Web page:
std::is_destructible

Written by on March 15, 2020 in C++, Programming with 0 Comments

In the last article, I explained the deleted destructor in some detail. Today, I would like to talk about a related construct, a type trait called std::is_destructible.

Type traits, defined in the header <type_traits>, are a big help when it comes to implementing template metaprogramming.  See this article for a nice introduction to type traits in C++.

The std::is_destructible trait checks whether objects of the given type T can be destroyed. What does this mean? Let us go through some examples.

Some structs

Some structs

 The above defines several structs. Here is the main function that applies std::is_destructible<T> on the above structs. 

Applying std::is_destructible

Applying std::is_destructible

All these types have either the default or an explicit destructor, and hence objects of these types can be destroyed in the normal way. So, as expected, the program prints true for all of them.

Note that we do not have to create objects of these types in order to check if  they are destructible.

Some of you may be wondering if std::is_destructible depends on compile time or run time check. The answer is that this is purely a compile time check! Isn’t that interesting? Look at the modified main below:

Compile Time Check

Compile Time Check

The above code compiles without any error, but does not print anything at run time. You can read about static_assert here.

OK. Let us now consider some examples where the destructor has been deleted.

Deleted Destructor

Deleted Destructor

In all the above cases, objects of these types cannot be destroyed. If you recall our discussion on deleted destructors in the earlier article, you will agree that the above behaviour is as expected.

Can we apply std::is_destructible to primitive types? Of course. See below:

Primitive Types

Primitive Types

Notice that the output is true in all except the last two cases.

Although it is not directly relevant, let us also consider the case of a destructor being private or protected. The following code fragment shows what happens in these cases.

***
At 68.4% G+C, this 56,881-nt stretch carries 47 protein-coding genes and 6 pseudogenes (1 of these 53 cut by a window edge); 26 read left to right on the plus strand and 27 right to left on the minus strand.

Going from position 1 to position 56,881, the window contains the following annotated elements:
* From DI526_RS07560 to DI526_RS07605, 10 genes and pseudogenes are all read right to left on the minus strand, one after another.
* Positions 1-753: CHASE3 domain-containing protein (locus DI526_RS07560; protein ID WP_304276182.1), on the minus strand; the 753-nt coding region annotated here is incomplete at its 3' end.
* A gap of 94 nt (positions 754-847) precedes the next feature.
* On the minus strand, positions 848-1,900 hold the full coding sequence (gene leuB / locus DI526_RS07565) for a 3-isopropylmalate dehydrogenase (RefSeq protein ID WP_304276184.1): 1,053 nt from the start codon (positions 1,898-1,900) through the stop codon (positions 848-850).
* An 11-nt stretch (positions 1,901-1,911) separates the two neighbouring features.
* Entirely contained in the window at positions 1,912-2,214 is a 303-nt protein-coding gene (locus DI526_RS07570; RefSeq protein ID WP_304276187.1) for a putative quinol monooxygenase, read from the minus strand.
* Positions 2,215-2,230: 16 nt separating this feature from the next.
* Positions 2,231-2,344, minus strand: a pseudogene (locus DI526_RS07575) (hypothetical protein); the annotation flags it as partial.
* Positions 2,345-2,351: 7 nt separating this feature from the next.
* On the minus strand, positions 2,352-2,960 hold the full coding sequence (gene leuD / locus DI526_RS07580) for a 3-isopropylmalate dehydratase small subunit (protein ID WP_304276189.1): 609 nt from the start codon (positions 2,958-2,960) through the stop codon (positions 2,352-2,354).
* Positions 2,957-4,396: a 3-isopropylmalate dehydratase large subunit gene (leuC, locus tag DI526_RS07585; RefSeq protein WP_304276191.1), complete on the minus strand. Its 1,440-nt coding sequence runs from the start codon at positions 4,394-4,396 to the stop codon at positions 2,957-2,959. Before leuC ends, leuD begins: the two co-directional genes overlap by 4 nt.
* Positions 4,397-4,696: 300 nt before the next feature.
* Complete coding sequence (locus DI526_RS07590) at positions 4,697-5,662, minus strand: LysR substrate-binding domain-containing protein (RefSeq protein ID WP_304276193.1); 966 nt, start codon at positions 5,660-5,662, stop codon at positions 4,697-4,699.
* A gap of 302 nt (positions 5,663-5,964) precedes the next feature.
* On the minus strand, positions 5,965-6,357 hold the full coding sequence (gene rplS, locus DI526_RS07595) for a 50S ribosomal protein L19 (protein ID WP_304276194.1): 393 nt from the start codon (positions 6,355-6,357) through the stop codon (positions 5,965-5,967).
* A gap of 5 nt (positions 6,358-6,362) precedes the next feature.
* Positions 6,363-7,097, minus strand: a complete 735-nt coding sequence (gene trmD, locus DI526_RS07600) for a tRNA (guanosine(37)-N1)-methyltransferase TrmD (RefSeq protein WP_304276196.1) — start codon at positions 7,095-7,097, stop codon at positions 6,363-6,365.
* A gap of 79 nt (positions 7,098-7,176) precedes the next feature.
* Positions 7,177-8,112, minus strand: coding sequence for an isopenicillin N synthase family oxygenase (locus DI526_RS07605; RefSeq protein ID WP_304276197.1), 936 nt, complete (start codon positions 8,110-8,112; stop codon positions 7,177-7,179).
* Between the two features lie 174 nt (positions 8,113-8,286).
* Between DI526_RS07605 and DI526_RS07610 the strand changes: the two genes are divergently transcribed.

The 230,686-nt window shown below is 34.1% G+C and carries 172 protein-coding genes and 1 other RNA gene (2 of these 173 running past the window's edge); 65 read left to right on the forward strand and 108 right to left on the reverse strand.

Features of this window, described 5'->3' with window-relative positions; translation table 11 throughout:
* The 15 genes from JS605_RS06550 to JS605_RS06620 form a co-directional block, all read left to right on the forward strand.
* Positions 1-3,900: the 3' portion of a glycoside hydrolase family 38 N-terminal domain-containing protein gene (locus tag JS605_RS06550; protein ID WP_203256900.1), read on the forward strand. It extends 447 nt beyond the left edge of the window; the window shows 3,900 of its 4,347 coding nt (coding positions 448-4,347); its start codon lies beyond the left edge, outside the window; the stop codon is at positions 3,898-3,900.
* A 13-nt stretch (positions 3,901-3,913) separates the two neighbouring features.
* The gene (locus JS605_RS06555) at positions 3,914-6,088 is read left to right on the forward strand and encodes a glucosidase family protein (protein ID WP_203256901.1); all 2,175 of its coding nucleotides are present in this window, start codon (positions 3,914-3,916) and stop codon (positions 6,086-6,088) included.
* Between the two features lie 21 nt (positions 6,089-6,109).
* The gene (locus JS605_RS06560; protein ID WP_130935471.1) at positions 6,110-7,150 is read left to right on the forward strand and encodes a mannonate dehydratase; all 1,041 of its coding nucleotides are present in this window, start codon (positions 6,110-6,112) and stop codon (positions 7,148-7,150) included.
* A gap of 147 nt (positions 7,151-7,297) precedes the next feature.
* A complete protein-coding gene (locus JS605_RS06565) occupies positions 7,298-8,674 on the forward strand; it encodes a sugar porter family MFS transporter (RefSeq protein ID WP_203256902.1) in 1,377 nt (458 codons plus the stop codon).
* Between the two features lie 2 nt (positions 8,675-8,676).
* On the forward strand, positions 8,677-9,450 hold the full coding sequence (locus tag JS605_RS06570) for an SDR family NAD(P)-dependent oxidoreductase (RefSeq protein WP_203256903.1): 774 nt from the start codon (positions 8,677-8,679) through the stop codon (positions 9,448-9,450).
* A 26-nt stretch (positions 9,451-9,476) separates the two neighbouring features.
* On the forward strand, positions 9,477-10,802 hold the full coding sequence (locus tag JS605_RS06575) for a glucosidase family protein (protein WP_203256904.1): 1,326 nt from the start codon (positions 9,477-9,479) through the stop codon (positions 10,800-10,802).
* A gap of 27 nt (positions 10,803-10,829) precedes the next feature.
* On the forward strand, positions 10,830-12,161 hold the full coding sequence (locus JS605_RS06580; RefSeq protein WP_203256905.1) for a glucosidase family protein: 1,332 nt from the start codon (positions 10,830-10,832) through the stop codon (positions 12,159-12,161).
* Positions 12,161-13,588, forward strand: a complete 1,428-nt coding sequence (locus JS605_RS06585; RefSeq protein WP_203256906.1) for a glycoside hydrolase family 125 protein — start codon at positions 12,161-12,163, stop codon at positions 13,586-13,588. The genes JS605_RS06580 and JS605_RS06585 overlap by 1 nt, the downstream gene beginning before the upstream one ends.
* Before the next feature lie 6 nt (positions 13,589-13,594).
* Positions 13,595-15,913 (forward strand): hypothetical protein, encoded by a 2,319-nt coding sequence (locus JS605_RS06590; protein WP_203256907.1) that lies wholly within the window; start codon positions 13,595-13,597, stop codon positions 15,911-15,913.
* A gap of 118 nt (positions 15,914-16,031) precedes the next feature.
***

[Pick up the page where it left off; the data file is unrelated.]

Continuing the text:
Private/Protected Destructor

Private/Protected Destructor

Although X destructor is accessible from within X::foo(), is_destructible<X> returns false!

std::is_trivially_destructible

This is a variant of std::is_destructible. See this page for the official specification. Here are some examples:

std::is_trivially_destructible

std::is_trivially_destructible

Hope you understand why line 27 generates false. The class Z has a deleted destructor and so it cannot be destroyed. So, if std::is_destructible is false, then so is std::is_trivially_destructible.

std::is_nothrow_destructible

This is yet another variant. It checks if the underlying T is destructible, and in addition, if the destructor is present, whether it is declared noexcept(true). 

Here are some examples:

std::is_nothrow_destructible

std::is_nothrow_destructible

By default, a destructor is noexcept.

Well, that is it for today. Hope I managed to convey the essence of the traits std::is_destructible, std::is_trivially_destructible and std::is_nothrow_destructible.

You can download the source files from here. I used Visual Studio 2019 ver 16.4.5 to test the examples.

Have a nice weekend!

Tags: , , ,

Subscribe

If you enjoyed this article, subscribe now to receive more just like it.

Subscribe via RSS Feed

Leave a Reply

Your email address will not be published.

Top